During the seventh week of her pregnancy, Bnei Zion resident Danielle Skald, 32, went to see her doctor for a routine check-up, and although she felt something was wrong, she was told everything was all right. Danielle decided she wanted a second opinion.
Three weeks later, a different doctor gave her a new set of comprehensive tests, during which a 15 centimeter-long tumor was discovered on Danielle's womb.
During the third month of her pregnancy, Danielle looked as if she was six months pregnant.
"We were nervous. We didn't know what it was, and whether or not Danielle's life or the life of the baby were in danger", said her husband, Eli, 39.
At this stage, Danielle was transferred to the care of Dr. Oz Gavish, a senior physician in the gynecology department at Beilinson.
During the 12th week of her pregnancy, doctors explained to Danielle and Eli that Danielle's case is a very rare one: The doctors could only find one similar case in recorded medical history, in which an above-womb tumor was removed during a pregnancy.
"They told us to keep going as usual with the pregnancy, and that everything will be under medical supervision,"said Eli.
But a few weeks later, Danielle woke up in torment. "I couldn't get out of bed because of the pain. I barely reached the car," she said.
The couple called Dr. Gavish and drove to Beilinson. At the hospital, eight doctors were waiting to check on Danielle.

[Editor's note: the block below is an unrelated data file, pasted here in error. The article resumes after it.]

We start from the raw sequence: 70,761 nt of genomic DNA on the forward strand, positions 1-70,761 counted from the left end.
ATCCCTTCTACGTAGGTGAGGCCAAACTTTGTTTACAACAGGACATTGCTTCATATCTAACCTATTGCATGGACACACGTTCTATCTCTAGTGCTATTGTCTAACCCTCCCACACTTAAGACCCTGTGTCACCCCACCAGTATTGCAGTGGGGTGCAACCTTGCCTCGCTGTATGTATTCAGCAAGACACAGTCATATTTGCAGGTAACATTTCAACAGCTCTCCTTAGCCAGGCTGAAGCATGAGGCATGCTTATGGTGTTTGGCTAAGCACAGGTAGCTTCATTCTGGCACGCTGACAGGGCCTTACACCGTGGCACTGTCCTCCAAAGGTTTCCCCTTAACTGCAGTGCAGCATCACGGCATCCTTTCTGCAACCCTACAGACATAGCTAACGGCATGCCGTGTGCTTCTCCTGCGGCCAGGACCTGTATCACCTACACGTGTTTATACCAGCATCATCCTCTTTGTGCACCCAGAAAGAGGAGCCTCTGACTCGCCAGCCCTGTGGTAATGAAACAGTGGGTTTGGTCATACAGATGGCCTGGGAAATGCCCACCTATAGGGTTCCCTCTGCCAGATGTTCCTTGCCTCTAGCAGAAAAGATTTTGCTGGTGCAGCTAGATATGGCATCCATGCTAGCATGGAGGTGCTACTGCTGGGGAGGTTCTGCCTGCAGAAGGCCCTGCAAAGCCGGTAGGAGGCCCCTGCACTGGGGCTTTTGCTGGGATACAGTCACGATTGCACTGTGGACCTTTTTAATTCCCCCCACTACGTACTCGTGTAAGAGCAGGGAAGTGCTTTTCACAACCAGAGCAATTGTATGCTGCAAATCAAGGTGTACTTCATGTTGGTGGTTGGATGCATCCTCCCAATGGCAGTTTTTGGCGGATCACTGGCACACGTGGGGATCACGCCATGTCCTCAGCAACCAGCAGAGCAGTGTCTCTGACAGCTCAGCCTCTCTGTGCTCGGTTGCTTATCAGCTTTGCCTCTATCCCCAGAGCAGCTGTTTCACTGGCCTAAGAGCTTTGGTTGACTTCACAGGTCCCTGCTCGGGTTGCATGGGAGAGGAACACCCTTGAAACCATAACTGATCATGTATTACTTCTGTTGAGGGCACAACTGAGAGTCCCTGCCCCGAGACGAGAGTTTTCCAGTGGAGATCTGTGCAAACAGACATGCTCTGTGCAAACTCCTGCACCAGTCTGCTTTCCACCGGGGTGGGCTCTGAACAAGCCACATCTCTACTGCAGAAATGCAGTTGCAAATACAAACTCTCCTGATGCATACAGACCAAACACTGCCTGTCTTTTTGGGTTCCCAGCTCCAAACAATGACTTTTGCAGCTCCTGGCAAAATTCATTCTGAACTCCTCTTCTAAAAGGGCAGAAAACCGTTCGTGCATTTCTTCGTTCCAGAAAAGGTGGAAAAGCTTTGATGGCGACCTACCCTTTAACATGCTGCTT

"At the end of the day, they told us we had several options: To terminate the pregnancy and surgically remove the tumor, to do nothing and suffer the pain, or to have surgery, fully open the abdomen, remove the tumor and keep the pregnancy," Danielle said.
The doctors explained that there was a chance the surgery would lead to the termination of the pregnancy, and that nicking the womb could cause it irreversible damage, but also that they believed they can rise up to the challenge.
The doctors recommended the third option, and the couple agreed, "Despite the fact that it was clear this was a risk to me and to the child," Danielle explained.
"In the end, the surgery was a complete success, but recovery wasn't easy. You need to remember that you can't take painkillers during pregnancy, other than paracetamol," she said.
After the operation, Danielle stayed at the hospital for observation, then was discharged.
"From that point on, the pregnancy continued as usual, except for our sense of humor, which was damaged a bit," laughed Eli.
Shortly before the end of the pregnancy, Danielle once again felt pain, and the couple's fears increased.
"I didn't know whether I was going to have a regular birth or a cesarean section until the very last second. In the end, I had a regular birth," Danielle said.
Last week, the couple's eldest son was born, and they were discharged from the hospital just before the weekend.
"Danielle was referred to me during the early stages of her pregnancy because of the tumor on her womb. The tumor was twice as big as the fetus at that point," said Dr. Oz Gavish. "In principle, we don't insist on removing a tumor during pregnancy, because there's a risk of a miscarriage and unstoppable bleeding that can lead to death. There was disagreement among the doctors about which treatment course should be taken, and we decided to go with the minority opinion because we believed that the surgery could help Danielle and that there was a good chance of success. Happily, it succeeded."